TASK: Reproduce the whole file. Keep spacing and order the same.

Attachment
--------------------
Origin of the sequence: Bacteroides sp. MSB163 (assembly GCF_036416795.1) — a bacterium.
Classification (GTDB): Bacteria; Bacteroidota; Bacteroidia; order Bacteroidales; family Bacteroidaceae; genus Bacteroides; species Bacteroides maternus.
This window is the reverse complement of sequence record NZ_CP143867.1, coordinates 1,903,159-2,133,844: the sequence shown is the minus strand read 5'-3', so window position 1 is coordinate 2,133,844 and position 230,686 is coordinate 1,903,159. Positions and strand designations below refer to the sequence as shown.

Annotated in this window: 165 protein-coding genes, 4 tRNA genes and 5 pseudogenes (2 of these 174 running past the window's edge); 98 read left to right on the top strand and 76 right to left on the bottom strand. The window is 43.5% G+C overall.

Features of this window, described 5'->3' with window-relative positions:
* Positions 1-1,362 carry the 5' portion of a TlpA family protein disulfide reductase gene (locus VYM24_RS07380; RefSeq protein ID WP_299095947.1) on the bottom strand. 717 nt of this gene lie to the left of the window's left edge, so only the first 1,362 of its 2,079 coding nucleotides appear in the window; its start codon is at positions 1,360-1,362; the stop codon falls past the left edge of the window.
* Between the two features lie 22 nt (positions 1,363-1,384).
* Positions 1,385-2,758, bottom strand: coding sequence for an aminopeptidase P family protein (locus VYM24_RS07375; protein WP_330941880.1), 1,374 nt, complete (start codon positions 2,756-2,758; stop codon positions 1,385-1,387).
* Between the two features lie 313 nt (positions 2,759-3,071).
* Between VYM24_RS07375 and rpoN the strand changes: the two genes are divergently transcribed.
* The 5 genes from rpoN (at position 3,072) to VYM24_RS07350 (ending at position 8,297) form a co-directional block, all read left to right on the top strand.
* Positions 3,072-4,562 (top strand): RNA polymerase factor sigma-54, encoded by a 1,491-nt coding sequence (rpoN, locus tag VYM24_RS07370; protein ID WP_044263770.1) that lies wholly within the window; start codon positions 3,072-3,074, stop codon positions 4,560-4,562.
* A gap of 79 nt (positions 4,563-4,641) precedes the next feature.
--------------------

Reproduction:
Origin of the sequence: Bacteroides sp. MSB163 (assembly GCF_036416795.1) — a bacterium.
Classification (GTDB): Bacteria; Bacteroidota; Bacteroidia; order Bacteroidales; family Bacteroidaceae; genus Bacteroides; species Bacteroides maternus.
This window is the reverse complement of sequence record NZ_CP143867.1, coordinates 1,903,159-2,133,844: the sequence shown is the minus strand read 5'-3', so window position 1 is coordinate 2,133,844 and position 230,686 is coordinate 1,903,159. Positions and strand designations below refer to the sequence as shown.

Annotated in this window: 165 protein-coding genes, 4 tRNA genes and 5 pseudogenes (2 of these 174 running past the window's edge); 98 read left to right on the top strand and 76 right to left on the bottom strand. The window is 43.5% G+C overall.

Features of this window, described 5'->3' with window-relative positions:
* Positions 1-1,362 carry the 5' portion of a TlpA family protein disulfide reductase gene (locus VYM24_RS07380; RefSeq protein ID WP_299095947.1) on the bottom strand. 717 nt of this gene lie to the left of the window's left edge, so only the first 1,362 of its 2,079 coding nucleotides appear in the window; its start codon is at positions 1,360-1,362; the stop codon falls past the left edge of the window.
* Between the two features lie 22 nt (positions 1,363-1,384).
* Positions 1,385-2,758, bottom strand: coding sequence for an aminopeptidase P family protein (locus VYM24_RS07375; protein WP_330941880.1), 1,374 nt, complete (start codon positions 2,756-2,758; stop codon positions 1,385-1,387).
* Between the two features lie 313 nt (positions 2,759-3,071).
* Between VYM24_RS07375 and rpoN the strand changes: the two genes are divergently transcribed.
* The 5 genes from rpoN (at position 3,072) to VYM24_RS07350 (ending at position 8,297) form a co-directional block, all read left to right on the top strand.
* Positions 3,072-4,562 (top strand): RNA polymerase factor sigma-54, encoded by a 1,491-nt coding sequence (rpoN, locus tag VYM24_RS07370; protein ID WP_044263770.1) that lies wholly within the window; start codon positions 3,072-3,074, stop codon positions 4,560-4,562.
* A gap of 79 nt (positions 4,563-4,641) precedes the next feature.